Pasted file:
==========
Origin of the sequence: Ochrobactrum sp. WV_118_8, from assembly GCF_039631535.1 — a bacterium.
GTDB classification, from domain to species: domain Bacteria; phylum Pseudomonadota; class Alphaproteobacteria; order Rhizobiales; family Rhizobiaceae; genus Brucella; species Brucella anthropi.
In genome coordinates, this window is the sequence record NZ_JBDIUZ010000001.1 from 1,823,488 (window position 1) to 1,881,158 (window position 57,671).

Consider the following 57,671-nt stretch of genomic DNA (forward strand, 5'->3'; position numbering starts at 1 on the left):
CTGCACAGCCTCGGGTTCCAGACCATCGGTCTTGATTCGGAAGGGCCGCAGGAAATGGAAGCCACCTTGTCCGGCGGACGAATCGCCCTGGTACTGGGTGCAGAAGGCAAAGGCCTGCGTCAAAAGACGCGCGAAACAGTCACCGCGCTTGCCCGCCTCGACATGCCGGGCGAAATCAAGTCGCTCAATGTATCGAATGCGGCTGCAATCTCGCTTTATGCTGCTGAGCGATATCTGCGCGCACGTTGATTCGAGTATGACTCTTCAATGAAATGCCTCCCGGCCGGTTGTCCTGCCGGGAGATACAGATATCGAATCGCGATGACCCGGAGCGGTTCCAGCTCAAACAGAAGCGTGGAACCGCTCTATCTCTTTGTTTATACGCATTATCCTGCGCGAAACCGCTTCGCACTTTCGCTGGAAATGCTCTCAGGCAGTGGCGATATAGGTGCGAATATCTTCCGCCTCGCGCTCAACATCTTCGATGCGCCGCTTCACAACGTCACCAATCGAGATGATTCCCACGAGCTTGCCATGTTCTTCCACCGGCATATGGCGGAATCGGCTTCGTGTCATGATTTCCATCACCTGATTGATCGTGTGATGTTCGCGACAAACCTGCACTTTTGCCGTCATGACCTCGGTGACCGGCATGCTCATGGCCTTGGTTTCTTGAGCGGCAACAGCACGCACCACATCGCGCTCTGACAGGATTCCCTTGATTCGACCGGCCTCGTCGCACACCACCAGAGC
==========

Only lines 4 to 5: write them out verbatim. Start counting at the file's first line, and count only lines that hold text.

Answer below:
Consider the following 57,671-nt stretch of genomic DNA (forward strand, 5'->3'; position numbering starts at 1 on the left):
CTGCACAGCCTCGGGTTCCAGACCATCGGTCTTGATTCGGAAGGGCCGCAGGAAATGGAAGCCACCTTGTCCGGCGGACGAATCGCCCTGGTACTGGGTGCAGAAGGCAAAGGCCTGCGTCAAAAGACGCGCGAAACAGTCACCGCGCTTGCCCGCCTCGACATGCCGGGCGAAATCAAGTCGCTCAATGTATCGAATGCGGCTGCAATCTCGCTTTATGCTGCTGAGCGATATCTGCGCGCACGTTGATTCGAGTATGACTCTTCAATGAAATGCCTCCCGGCCGGTTGTCCTGCCGGGAGATACAGATATCGAATCGCGATGACCCGGAGCGGTTCCAGCTCAAACAGAAGCGTGGAACCGCTCTATCTCTTTGTTTATACGCATTATCCTGCGCGAAACCGCTTCGCACTTTCGCTGGAAATGCTCTCAGGCAGTGGCGATATAGGTGCGAATATCTTCCGCCTCGCGCTCAACATCTTCGATGCGCCGCTTCACAACGTCACCAATCGAGATGATTCCCACGAGCTTGCCATGTTCTTCCACCGGCATATGGCGGAATCGGCTTCGTGTCATGATTTCCATCACCTGATTGATCGTGTGATGTTCGCGACAAACCTGCACTTTTGCCGTCATGACCTCGGTGACCGGCATGCTCATGGCCTTGGTTTCTTGAGCGGCAACAGCACGCACCACATCGCGCTCTGACAGGATTCCCTTGATTCGACCGGCCTCGTCGCACACCACCAGAGC